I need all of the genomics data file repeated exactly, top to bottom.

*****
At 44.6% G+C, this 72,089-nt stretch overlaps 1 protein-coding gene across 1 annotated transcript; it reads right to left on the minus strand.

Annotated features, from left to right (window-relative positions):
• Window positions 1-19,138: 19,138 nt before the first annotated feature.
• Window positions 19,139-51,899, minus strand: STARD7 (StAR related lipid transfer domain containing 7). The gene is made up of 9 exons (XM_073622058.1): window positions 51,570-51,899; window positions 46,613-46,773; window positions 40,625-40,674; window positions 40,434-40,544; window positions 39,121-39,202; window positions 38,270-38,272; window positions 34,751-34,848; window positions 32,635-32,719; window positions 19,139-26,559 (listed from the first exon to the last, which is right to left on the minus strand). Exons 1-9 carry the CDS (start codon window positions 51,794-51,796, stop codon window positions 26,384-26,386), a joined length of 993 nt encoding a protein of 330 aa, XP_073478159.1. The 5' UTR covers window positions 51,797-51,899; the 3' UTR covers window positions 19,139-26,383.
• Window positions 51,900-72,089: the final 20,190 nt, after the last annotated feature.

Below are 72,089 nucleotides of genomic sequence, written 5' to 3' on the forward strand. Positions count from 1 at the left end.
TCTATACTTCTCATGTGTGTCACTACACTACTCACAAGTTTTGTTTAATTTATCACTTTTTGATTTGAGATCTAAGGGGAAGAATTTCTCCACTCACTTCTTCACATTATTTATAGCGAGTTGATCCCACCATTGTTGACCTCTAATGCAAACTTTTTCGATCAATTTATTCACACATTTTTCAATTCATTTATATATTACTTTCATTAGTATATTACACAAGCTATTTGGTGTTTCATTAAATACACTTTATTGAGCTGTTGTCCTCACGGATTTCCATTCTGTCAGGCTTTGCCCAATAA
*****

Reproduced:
At 44.6% G+C, this 72,089-nt stretch overlaps 1 protein-coding gene across 1 annotated transcript; it reads right to left on the minus strand.

Annotated features, from left to right (window-relative positions):
• Window positions 1-19,138: 19,138 nt before the first annotated feature.
• Window positions 19,139-51,899, minus strand: STARD7 (StAR related lipid transfer domain containing 7). The gene is made up of 9 exons (XM_073622058.1): window positions 51,570-51,899; window positions 46,613-46,773; window positions 40,625-40,674; window positions 40,434-40,544; window positions 39,121-39,202; window positions 38,270-38,272; window positions 34,751-34,848; window positions 32,635-32,719; window positions 19,139-26,559 (listed from the first exon to the last, which is right to left on the minus strand). Exons 1-9 carry the CDS (start codon window positions 51,794-51,796, stop codon window positions 26,384-26,386), a joined length of 993 nt encoding a protein of 330 aa, XP_073478159.1. The 5' UTR covers window positions 51,797-51,899; the 3' UTR covers window positions 19,139-26,383.
• Window positions 51,900-72,089: the final 20,190 nt, after the last annotated feature.

Below are 72,089 nucleotides of genomic sequence, written 5' to 3' on the forward strand. Positions count from 1 at the left end.
TCTATACTTCTCATGTGTGTCACTACACTACTCACAAGTTTTGTTTAATTTATCACTTTTTGATTTGAGATCTAAGGGGAAGAATTTCTCCACTCACTTCTTCACATTATTTATAGCGAGTTGATCCCACCATTGTTGACCTCTAATGCAAACTTTTTCGATCAATTTATTCACACATTTTTCAATTCATTTATATATTACTTTCATTAGTATATTACACAAGCTATTTGGTGTTTCATTAAATACACTTTATTGAGCTGTTGTCCTCACGGATTTCCATTCTGTCAGGCTTTGCCCAATAA